There are six Dictaphones spread out like a fan on the table in Tony Merchant’s hotel-suite-cum-Ottawa-office, each labelled with the name of a different secretary. It’s more efficient that way, as he bounces from file to file, shuffling through the stacks of legal documents set out before him.By JONATHON GATEHOUSE
Q What’s wrong with homework? I think the general assumption is that it gives kids something to do in the evening instead of watching MTV. It teaches them a work ethic, and presumably makes them smarter and prepares them for college and for success in an evermore demanding workplace.
Like many university students, Justin Tetreault works full-time in the summer and part-time during the academic year to make ends meet. Unlike most, however, he’s been doing so since Grade 6, when he started his first paper route, saving the money so he could pay his own way through university.By KATE FILLION
“So how do you “How would you feel if Afghanistan invaded Canada?” he countered. “We’re not invading: we are here at the invitation and in support of the legitimately elected government of Afghanistan. You’re a Taliban,” I shot back. “The Taliban were a feel about killing Canadians?” I asked the former Taliban commander for the Panjwayi district, a man who was in the process of changing sides.By SEAN M. MALONEY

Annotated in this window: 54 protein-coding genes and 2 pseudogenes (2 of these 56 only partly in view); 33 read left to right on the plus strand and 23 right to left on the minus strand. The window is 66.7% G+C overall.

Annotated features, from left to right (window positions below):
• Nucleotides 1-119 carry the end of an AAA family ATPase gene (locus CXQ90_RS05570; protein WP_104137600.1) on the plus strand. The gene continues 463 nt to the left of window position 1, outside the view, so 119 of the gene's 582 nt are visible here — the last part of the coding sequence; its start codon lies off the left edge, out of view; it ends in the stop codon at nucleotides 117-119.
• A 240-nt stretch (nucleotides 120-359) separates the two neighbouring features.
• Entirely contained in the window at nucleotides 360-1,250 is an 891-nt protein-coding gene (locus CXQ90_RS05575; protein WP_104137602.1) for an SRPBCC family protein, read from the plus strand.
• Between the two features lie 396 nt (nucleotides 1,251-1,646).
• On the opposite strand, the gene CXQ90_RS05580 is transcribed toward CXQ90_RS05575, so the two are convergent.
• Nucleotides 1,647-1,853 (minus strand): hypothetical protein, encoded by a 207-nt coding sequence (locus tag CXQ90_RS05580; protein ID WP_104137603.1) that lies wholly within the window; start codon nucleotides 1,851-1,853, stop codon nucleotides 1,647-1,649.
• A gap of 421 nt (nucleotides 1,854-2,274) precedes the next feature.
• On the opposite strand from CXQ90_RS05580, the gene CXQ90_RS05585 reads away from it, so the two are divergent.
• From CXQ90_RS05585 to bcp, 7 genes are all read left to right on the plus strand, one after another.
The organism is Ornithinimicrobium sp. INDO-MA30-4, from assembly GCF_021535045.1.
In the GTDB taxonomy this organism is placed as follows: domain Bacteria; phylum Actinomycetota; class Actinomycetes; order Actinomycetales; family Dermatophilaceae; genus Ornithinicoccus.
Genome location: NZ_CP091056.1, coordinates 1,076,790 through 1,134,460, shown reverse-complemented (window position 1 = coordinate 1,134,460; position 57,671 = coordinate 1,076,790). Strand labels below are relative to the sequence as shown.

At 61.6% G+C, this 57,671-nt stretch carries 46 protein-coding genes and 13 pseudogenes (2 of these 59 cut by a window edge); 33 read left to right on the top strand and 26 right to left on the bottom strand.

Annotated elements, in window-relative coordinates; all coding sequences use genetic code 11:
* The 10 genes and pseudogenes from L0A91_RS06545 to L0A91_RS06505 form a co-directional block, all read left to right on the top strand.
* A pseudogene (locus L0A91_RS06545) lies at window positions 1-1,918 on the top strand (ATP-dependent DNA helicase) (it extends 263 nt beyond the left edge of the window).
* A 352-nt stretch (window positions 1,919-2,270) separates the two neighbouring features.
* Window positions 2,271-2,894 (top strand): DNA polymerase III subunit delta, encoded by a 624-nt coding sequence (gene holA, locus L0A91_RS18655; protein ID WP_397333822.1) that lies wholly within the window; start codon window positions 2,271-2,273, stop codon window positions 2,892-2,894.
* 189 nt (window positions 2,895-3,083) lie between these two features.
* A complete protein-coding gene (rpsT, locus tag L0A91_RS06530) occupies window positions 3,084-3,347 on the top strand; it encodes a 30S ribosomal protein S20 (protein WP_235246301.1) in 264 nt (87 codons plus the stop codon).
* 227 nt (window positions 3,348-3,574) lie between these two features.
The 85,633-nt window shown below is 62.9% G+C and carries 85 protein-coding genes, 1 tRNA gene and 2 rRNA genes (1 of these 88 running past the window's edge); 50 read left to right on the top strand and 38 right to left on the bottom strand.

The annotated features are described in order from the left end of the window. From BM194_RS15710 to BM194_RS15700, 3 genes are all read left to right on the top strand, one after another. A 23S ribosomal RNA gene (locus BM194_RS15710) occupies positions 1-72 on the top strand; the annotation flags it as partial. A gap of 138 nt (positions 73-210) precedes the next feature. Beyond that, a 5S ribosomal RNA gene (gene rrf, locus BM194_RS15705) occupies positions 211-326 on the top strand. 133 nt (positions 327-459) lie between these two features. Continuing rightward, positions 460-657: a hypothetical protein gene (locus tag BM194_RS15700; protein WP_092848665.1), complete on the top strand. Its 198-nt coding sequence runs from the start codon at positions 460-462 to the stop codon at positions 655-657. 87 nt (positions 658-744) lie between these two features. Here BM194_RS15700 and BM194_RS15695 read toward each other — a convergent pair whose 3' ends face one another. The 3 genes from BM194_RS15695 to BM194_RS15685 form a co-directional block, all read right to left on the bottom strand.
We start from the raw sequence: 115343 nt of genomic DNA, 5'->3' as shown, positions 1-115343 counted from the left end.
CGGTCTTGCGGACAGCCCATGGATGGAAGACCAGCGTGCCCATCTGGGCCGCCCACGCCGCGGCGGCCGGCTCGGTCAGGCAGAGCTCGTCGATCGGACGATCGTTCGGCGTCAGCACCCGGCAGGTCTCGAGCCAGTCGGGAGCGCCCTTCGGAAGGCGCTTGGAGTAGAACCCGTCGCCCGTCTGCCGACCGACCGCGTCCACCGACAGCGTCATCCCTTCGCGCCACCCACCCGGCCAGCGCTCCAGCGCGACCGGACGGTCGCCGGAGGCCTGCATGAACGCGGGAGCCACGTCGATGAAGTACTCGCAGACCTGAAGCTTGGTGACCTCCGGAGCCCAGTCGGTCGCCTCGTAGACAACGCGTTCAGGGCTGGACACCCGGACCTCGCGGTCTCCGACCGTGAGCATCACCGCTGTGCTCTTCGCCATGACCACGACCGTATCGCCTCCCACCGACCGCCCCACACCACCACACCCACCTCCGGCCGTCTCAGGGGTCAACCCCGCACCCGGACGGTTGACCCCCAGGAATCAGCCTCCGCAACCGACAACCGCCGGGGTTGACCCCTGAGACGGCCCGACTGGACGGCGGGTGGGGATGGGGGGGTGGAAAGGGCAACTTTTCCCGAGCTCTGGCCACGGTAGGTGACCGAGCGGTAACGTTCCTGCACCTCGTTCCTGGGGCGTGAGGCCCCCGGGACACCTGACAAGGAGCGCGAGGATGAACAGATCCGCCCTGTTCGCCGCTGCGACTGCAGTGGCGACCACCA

A decisive battle is coming. In an unusual moment of frankness, Canada’s outgoing battalion commander in Afghanistan, Lt.-Col. Ian Hope, has thrown down the gauntlet, warning the Taliban that the Canadians are coming for them. “They want to directly challenge us and that is a fatal mistake,” Hope told Maclean’s at Kandahar airfield, home to Canada’s 2,000-plus troops in southern Afghanistan.By ADNAN R. KHAN
From the cobbled driveway, all I can see of Conrad Black’s pad, in the ritziest precinct of Palm Beach, Fla., is an unusually high fence. It consists of densely spaced black iron bars, 20 feet high, armed with gold-plated spikes, strong and deadly enough to stop a charging elephant.By PETER C. NEWMAN
The nerve novelist Yann Martel struck in 2002, when he called Canada “the greatest hotel on earth” after winning the Booker prize, continues to reverberate. No matter that Martel is in his fourth year of patiently explaining he only meant there were a lot of interesting people from all around the world living here now; everyone knows the artist is the last man to grasp his own meaning.By BRIAN BETHUNE
This July, while kids across England revelled in the freedom of a summer break from school, a new law called the Childcare Act was receiving royal assent. It requires all early learning and child care facilities—public or private—to follow a universal framework for what to teach young children ranging from infants and toddlers to four-year-olds.By CATHY GULLI
Six years ago, Sarah Polley was flying home from Iceland when she first read Alice Munro’s story about a woman who forgets she has a husband after a lifetime of marriage. Polley was 21 and freshly in love with the man she would marry. She had just finished shooting an odd little movie in Iceland called No Such Thing, co-starring with British screen legend Julie Christie.By BRIAN D. JOHNSON
Like it or not, grades are the currency at college and university. “They’re the money. They’re what counts,” say two professors who are also the co-authors of a new book that claims to be the first ever to reveal the secrets a student needs to know to score straight A’s.By JULIA McKINNELL
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